Surrounds in harmony with excellent recitals

Olveston at Six, Olveston, October 16, 18 & 20

The old-world ambience of Olveston was invaded this week by lovers of classical music attending four excellent early-evening Arts Festival recitals, presented by a variety of mainly local professional musicians.

The "Olveston at Six" venue was ideal, taking the audience back in time, matching the era of much of the music.

Robert Tucker’s programme of lost love, war and exile included songs from A Shropshire Lad (Butterworth), Korngold and Eisler, and selections from Hollywood Songbook, but his strong rich baritone, facial interpretations and artistry really excelled in Schramm’s comedic German art songs.

This was a brilliant performance of unique German humour in tandem with pianist Tom McGrath.

"Oboe Quartets" featured Nick Cornish with three string colleagues in rarely heard chamber combinations, by J.C. Bach, Mozart, Britten and Elgar.

The oboe dictated with astute consideration at all times, maintaining clarity, precision and articulation. Britten’s Fantasy Quartet, a strongly rhythmic work of extremes highlighted the oboe, over string textures.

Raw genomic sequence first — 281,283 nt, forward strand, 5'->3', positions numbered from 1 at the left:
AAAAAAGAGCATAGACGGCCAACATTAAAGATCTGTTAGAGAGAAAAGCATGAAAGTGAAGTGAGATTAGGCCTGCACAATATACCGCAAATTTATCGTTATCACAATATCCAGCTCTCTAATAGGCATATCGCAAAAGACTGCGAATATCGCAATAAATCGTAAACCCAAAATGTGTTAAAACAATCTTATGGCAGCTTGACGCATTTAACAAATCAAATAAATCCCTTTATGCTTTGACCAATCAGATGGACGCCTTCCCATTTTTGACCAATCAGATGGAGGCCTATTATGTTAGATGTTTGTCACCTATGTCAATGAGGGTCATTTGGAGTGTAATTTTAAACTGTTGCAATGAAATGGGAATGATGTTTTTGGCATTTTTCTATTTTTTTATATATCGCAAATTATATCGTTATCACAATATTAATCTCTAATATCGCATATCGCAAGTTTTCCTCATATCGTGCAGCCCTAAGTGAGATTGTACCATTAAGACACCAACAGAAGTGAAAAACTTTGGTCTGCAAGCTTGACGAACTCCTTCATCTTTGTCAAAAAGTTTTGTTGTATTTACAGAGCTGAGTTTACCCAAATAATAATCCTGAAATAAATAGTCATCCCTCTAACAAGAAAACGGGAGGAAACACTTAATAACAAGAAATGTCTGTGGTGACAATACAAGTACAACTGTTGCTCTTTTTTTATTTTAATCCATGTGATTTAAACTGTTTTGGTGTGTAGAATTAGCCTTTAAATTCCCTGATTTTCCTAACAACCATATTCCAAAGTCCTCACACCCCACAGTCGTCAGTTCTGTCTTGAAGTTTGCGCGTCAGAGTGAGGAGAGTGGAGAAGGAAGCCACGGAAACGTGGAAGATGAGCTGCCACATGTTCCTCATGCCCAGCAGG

J.C. Bach’s Oboe Quartet was predictably classical and stunningly delivered. Oboe Quartet K370 (Mozart) drew a virtuosic performance from Cornish throughout, but particularly in the cheeky tuneful final Rondo Allegro.

Australian soprano Emma Pearson (Wellington-based) and Dunedin’s Terence Dennis presented a programme of Romantic and contemporary song, inspired by Puerto Rican proverb: "Love is deed, not fine phrases."

Their Sechs Lieder by Clara Schumann was superb. The blend of delectable text, lovingly portrayed in music by the famed 19th century female composer, flowed with intense sincerity from Pearson’s warm-toned soprano and impassioned countenance, partnered by an inspired accompanist of international eminence.

Songs by Brahms, Mahler, Turina, Britten and Peggy Glanville-Hicks completed a recital of beautiful song. Mezzo-soprano Claire Barton with pianist John van Buskirk and three string colleagues explored the huge contrasts and changing moods of Dvorak’s music.

Opening with Zigeunerlieder Op.55, Barton negotiated the shifting forces of "love, song and dance", wending her way confidently through the cycle, marking sombre dark text with depth of tone, and breaking out joyously for fast forward-moving text. Piano Quartet in A Major Op.81 was a celebration of Dvorak’s unstinting lyricism, opening with a beautiful cello statement, launching four movements of complex harmonies and rhythms.

String players performing in this excellent series of one-hour recitals were Tessa Peterson, Frances Christian Farrow, Rachel Barton, Ben Pinkney and Helene du Plessis.